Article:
By Sarah McMullan
Navigating your way around the business of music is no mean feat. It’s not unheard of for musicians popular enough to play 1,500-capacity venues to rely on external employment to earn a living wage, which is why having a working knowledge of frigid but fundamental topics such as royalties, merch and self-promotion have rarely been more critical.
Those seeking employment within the industry in an off-stage capacity face occupational hazards too – unpaid internships are often a necessary evil promising experience and exploitation in equal measure. Education is power, though, and there are several highly useful events in the Scottish music calendar which aim to get you clued up.
The BBC Introducing Musicians’ Masterclass takes place on March 21, giving new artists the chance to get an understanding of behind-the-scenes aspects of the music scene as well as receive tips on recording, performing and writing. For the past two years it has been held in London, but for its third year it goes UK-wide, with the Glasgow leg being hosted at Pacific Quay. Although the event is invite-only, the sessions will be streamed live, as they were in 2012.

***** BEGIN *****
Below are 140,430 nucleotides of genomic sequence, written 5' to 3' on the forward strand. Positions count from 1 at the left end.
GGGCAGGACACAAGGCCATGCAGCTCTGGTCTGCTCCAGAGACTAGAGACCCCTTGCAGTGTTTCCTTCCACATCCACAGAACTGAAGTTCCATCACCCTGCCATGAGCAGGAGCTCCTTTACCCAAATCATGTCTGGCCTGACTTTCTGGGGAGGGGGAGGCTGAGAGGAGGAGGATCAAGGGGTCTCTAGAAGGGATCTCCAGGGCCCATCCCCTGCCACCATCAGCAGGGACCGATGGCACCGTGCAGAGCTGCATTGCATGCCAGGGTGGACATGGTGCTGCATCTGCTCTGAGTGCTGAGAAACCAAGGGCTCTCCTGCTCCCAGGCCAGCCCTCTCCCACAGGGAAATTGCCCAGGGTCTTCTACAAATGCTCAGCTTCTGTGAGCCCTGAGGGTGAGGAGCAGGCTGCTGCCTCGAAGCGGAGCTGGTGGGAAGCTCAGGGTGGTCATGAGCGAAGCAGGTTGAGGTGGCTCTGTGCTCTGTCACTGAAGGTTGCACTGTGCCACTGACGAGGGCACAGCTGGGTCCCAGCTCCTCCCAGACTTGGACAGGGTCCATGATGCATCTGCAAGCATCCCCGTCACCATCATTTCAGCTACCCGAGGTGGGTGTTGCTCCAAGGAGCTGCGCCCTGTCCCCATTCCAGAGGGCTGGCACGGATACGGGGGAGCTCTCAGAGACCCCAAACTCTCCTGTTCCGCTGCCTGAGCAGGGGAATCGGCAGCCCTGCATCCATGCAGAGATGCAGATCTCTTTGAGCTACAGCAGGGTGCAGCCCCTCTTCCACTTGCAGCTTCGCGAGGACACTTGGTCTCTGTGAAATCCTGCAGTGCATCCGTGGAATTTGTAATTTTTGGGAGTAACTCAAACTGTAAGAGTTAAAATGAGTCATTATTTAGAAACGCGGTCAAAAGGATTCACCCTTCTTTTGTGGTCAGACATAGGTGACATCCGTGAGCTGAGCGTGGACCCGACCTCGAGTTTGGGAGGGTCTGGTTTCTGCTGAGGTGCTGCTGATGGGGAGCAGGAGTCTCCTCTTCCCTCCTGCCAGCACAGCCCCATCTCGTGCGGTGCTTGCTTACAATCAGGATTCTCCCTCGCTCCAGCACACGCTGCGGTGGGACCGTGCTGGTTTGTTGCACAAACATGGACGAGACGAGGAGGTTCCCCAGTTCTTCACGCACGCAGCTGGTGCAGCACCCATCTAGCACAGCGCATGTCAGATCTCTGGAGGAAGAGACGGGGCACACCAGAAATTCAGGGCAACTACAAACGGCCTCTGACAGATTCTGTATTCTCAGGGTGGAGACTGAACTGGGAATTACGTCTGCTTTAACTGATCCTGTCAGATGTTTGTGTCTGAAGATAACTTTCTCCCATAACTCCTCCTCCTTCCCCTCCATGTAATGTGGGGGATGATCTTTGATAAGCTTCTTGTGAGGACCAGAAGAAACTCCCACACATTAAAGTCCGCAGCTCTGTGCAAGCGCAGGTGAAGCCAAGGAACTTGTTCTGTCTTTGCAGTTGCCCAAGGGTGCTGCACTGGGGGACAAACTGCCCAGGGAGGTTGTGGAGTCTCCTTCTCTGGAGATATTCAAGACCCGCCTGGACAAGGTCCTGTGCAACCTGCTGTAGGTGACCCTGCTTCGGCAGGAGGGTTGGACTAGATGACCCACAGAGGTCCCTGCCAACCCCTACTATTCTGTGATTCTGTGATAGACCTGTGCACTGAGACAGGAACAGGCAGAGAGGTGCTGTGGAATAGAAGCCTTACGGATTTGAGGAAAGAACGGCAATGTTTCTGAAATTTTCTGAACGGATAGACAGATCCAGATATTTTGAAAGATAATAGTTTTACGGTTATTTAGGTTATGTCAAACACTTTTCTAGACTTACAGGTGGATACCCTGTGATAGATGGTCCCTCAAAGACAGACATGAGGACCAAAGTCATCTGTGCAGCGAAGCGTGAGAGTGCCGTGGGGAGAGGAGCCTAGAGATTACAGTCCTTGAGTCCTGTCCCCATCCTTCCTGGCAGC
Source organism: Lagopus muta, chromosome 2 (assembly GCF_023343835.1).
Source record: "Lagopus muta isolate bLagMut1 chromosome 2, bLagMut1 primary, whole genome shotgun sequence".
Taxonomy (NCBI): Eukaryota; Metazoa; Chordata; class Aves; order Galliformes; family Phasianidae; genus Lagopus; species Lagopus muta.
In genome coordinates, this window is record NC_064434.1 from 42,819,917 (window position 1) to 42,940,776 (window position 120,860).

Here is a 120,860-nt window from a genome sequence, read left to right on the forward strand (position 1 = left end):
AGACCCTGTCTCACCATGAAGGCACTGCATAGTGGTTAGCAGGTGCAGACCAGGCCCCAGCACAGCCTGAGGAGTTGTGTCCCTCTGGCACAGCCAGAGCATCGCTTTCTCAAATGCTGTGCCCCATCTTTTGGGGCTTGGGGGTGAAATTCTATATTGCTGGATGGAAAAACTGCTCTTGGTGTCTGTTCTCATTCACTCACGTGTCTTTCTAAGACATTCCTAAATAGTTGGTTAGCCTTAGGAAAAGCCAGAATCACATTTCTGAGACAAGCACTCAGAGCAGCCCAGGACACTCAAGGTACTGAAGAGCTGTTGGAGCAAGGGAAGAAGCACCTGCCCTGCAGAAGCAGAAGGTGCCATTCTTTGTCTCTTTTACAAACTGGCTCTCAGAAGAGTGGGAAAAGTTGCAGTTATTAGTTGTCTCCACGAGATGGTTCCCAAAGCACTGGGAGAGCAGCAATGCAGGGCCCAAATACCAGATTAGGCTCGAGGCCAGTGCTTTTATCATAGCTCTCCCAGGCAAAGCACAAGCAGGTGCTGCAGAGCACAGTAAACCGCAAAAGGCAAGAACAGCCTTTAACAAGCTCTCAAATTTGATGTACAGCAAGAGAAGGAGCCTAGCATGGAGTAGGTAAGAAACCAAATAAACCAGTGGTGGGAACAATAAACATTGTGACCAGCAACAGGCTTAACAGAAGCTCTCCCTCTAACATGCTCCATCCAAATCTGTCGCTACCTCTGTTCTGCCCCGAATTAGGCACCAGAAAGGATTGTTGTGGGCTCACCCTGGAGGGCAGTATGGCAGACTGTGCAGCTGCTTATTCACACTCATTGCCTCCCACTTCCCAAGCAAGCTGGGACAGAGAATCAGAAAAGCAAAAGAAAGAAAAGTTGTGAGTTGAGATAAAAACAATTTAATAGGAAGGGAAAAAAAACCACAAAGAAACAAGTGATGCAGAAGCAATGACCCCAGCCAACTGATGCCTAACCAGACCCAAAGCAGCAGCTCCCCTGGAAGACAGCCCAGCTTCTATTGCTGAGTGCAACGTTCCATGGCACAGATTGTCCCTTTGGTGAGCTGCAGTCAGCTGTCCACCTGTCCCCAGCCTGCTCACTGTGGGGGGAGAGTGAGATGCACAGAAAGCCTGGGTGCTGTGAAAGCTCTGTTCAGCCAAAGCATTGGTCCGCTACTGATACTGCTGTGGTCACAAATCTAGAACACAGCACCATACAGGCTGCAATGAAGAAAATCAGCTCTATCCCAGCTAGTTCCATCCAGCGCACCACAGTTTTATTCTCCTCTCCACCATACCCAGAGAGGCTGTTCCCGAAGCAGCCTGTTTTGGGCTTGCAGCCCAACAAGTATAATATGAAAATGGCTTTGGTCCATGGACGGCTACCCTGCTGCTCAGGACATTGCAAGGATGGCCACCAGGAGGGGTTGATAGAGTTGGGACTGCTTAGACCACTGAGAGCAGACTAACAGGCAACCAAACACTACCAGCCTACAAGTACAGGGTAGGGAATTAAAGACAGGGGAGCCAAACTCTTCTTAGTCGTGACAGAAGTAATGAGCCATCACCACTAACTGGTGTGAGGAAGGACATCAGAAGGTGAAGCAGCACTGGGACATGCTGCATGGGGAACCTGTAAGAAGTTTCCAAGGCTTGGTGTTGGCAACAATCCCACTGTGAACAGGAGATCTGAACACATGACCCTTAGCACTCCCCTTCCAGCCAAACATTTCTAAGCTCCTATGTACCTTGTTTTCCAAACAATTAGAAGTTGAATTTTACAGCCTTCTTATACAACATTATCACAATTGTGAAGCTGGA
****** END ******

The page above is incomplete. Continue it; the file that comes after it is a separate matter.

Thursday, March 21
11am Zane Lowe in conversation
1pm Ally McCrae and Jen Long: Mastering online: Panel on how artists can maximise their profile with the social media tools at their disposal, featuring guests Laura May-Coope (Radio 1 social media producer) and Cath Hurley (Charm Factory)
2.30pm Huw Stephens: Your say: Session led by the results of the BBC Introducing survey aimed at discovering what life is like for unsigned musicians in 2013, with speakers Nigel Harding (Radio 1 music policy executive), Geoff Ellis (DF Concerts, T in the Park) and DJ Jackmaster
A welcome new player is Perth Music Expo, a free networking conference which takes place at Perth College on March 28-29 with a range of panel discussions and live music. With an eclectic selection of speakers lined up their insights are guaranteed to fascinate. To attend the event you must register as places are limited.
Thursday, March 28
Making money making music: David Scott (The Pearlfishers), Rod Jones (Idlewild) and Ian MacKinnon (Selective Service) discuss how to carve a career today’s music industry